No end in sight for India’s bloody Maoist conflict

India claims that the Maoists are on their way out, but the grievances that gave rise to the conflict are not answered.

Killed Indian troopers mourned in Chachian
People gather to pay their respects next to a coffin containing the body a CRPF officer, who was killed in a Maoist ambush in India in April [Sanjay Baid/EPA]

Last month, 25 paramilitary soldiers from India’s Central Reserve Police Force (CRPF) were killed in a Maoist ambush in the Sukma district of the country’s central Chhattisgarh state. 

Predictably, the media outrage that followed the attack, the solutions offered by security pundits and the statement issued by the Maoists had a strong sense of deja vu.

The Leftist rebels, or Naxalites as they are popularly known, have been active in the Bastar division of the Chhattisgarh state, which encapsulates the Sukma district, for more than three decades. They have been taking up issues of land and forest rights for the indigenous people or Adivasis, keeping out mining companies, and establishing an almost parallel state. In the last decade, however, the war between them and the Indian government has intensified, ever since the government sponsored Salwa Judum, a vigilante movement aimed at depopulating the region and forcing villagers into camps.  

In April 2010, 76 men from the CRPF were ambushed and killed by the Maoists in the same stretch of the Sukma district. More recently, in March this year, Maoist rebels killed 12 paramilitary men after ambushing their convoy. There have also been several unmarked deaths among the Maoist cadres over the years. But above all, there have been continuous, relentless assaults on the lives and human rights of indigenous villagers across the region.

Assaults on the human rights of Adivasis

In March 2011, security forces burned down at least 300 homes in three villages in Bastar, a brutal attack during which three men were killed and three women were raped. And this was not the first time that these indigenous villages were burned to the ground: In 2007, men from the state-sponsored Salwa Judum vigilante movement, which included members of the security forces, had burned down the same villages.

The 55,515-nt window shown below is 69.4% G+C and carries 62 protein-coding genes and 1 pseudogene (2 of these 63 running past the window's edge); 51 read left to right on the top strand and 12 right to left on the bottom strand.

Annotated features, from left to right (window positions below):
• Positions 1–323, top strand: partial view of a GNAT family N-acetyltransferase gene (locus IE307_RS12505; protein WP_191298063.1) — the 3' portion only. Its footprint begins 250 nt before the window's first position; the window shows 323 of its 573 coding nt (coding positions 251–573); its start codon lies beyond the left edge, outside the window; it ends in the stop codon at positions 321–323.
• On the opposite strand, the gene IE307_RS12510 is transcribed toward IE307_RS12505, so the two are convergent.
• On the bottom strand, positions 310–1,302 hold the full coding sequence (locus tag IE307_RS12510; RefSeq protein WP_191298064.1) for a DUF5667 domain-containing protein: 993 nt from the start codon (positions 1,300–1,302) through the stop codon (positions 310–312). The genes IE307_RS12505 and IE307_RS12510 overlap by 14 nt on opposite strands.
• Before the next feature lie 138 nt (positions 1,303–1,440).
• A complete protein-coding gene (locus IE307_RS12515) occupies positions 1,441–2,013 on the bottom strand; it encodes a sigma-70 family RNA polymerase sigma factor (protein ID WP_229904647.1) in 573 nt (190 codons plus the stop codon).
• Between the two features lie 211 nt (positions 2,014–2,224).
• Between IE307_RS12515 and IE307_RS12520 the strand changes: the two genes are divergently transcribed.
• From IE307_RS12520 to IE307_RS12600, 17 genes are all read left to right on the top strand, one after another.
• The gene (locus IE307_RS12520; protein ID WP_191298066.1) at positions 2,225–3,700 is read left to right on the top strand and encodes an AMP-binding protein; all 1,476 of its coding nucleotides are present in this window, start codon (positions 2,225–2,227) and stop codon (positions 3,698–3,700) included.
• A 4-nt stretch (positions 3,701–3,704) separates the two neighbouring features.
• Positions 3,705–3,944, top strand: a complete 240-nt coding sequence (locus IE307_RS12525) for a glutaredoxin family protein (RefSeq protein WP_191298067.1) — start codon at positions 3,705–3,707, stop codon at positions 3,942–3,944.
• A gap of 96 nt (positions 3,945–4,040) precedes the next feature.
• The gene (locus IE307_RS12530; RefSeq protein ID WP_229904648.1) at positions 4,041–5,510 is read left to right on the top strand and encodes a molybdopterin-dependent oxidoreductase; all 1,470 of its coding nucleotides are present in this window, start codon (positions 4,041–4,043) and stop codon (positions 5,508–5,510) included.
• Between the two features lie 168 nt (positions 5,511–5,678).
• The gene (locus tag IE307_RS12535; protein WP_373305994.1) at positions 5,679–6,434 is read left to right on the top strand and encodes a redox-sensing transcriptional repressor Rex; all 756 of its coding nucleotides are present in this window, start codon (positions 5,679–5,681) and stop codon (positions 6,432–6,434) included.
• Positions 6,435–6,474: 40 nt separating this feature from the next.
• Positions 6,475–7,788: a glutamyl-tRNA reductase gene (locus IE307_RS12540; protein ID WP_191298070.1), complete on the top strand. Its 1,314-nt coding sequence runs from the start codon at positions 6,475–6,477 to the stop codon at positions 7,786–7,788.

To this day, villagers across the Bastar division of Chhattisgarh are living lives of desperate fear. First of all, they are under the pressure of sustained combing operations. Security officers pick up men sleeping in their homes or minding their business in the market. They claim that these men confessed to being Naxalites and surrendered to the security forces. Government data, however, reveals that of the 1210 people who “surrendered” in Bastar in 2016, only some three percent have been classified as real Naxalites.

READ MORE: India’s Maoist rebels – An explainer

Indigenous women are also subject to government pressure and they are often brutally beaten for trying to resist attacks by security forces. India’s National Human Rights Commission acknowledged that between November 2015 and January 2016, indigenous women in Chhattishgarh suffered three major incidents of mass gang rape and physical assault at the hands of security forces.

More recently, on April 2, 2017, a 14-year-old girl was sexually assaulted in her home in a Sukma village by CRPF men. After spending three days in police custody, she was forced to retract her statement – she was not even allowed to meet the women’s rights activists who were trying to help her file a complaint.